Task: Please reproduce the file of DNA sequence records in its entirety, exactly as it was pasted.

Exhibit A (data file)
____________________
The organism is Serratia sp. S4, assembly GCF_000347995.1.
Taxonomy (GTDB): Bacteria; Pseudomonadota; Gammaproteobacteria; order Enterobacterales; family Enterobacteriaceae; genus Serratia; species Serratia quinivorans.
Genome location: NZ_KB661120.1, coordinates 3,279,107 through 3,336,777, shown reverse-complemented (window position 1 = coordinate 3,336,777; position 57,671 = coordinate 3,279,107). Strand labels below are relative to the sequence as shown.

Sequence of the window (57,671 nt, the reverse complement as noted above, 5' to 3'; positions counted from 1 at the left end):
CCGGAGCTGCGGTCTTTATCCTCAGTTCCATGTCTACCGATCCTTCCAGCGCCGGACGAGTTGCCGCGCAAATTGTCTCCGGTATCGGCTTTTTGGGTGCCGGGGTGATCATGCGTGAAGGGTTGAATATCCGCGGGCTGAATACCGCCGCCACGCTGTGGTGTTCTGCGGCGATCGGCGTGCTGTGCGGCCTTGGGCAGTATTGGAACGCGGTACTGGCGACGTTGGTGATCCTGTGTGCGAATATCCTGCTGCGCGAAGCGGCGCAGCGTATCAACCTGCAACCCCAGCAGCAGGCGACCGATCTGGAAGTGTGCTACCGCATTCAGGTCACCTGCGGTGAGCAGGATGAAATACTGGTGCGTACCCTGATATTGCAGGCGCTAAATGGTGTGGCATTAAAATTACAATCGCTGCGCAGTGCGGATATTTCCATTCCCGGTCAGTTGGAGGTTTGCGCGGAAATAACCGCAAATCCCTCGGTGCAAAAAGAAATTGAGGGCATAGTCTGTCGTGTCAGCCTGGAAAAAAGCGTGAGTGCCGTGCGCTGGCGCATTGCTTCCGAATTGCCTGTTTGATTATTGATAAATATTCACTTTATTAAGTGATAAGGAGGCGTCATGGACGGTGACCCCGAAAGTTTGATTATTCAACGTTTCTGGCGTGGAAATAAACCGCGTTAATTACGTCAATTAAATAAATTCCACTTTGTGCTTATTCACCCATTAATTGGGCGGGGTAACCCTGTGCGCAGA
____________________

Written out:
The organism is Serratia sp. S4, assembly GCF_000347995.1.
Taxonomy (GTDB): Bacteria; Pseudomonadota; Gammaproteobacteria; order Enterobacterales; family Enterobacteriaceae; genus Serratia; species Serratia quinivorans.
Genome location: NZ_KB661120.1, coordinates 3,279,107 through 3,336,777, shown reverse-complemented (window position 1 = coordinate 3,336,777; position 57,671 = coordinate 3,279,107). Strand labels below are relative to the sequence as shown.

Sequence of the window (57,671 nt, the reverse complement as noted above, 5' to 3'; positions counted from 1 at the left end):
CCGGAGCTGCGGTCTTTATCCTCAGTTCCATGTCTACCGATCCTTCCAGCGCCGGACGAGTTGCCGCGCAAATTGTCTCCGGTATCGGCTTTTTGGGTGCCGGGGTGATCATGCGTGAAGGGTTGAATATCCGCGGGCTGAATACCGCCGCCACGCTGTGGTGTTCTGCGGCGATCGGCGTGCTGTGCGGCCTTGGGCAGTATTGGAACGCGGTACTGGCGACGTTGGTGATCCTGTGTGCGAATATCCTGCTGCGCGAAGCGGCGCAGCGTATCAACCTGCAACCCCAGCAGCAGGCGACCGATCTGGAAGTGTGCTACCGCATTCAGGTCACCTGCGGTGAGCAGGATGAAATACTGGTGCGTACCCTGATATTGCAGGCGCTAAATGGTGTGGCATTAAAATTACAATCGCTGCGCAGTGCGGATATTTCCATTCCCGGTCAGTTGGAGGTTTGCGCGGAAATAACCGCAAATCCCTCGGTGCAAAAAGAAATTGAGGGCATAGTCTGTCGTGTCAGCCTGGAAAAAAGCGTGAGTGCCGTGCGCTGGCGCATTGCTTCCGAATTGCCTGTTTGATTATTGATAAATATTCACTTTATTAAGTGATAAGGAGGCGTCATGGACGGTGACCCCGAAAGTTTGATTATTCAACGTTTCTGGCGTGGAAATAAACCGCGTTAATTACGTCAATTAAATAAATTCCACTTTGTGCTTATTCACCCATTAATTGGGCGGGGTAACCCTGTGCGCAGA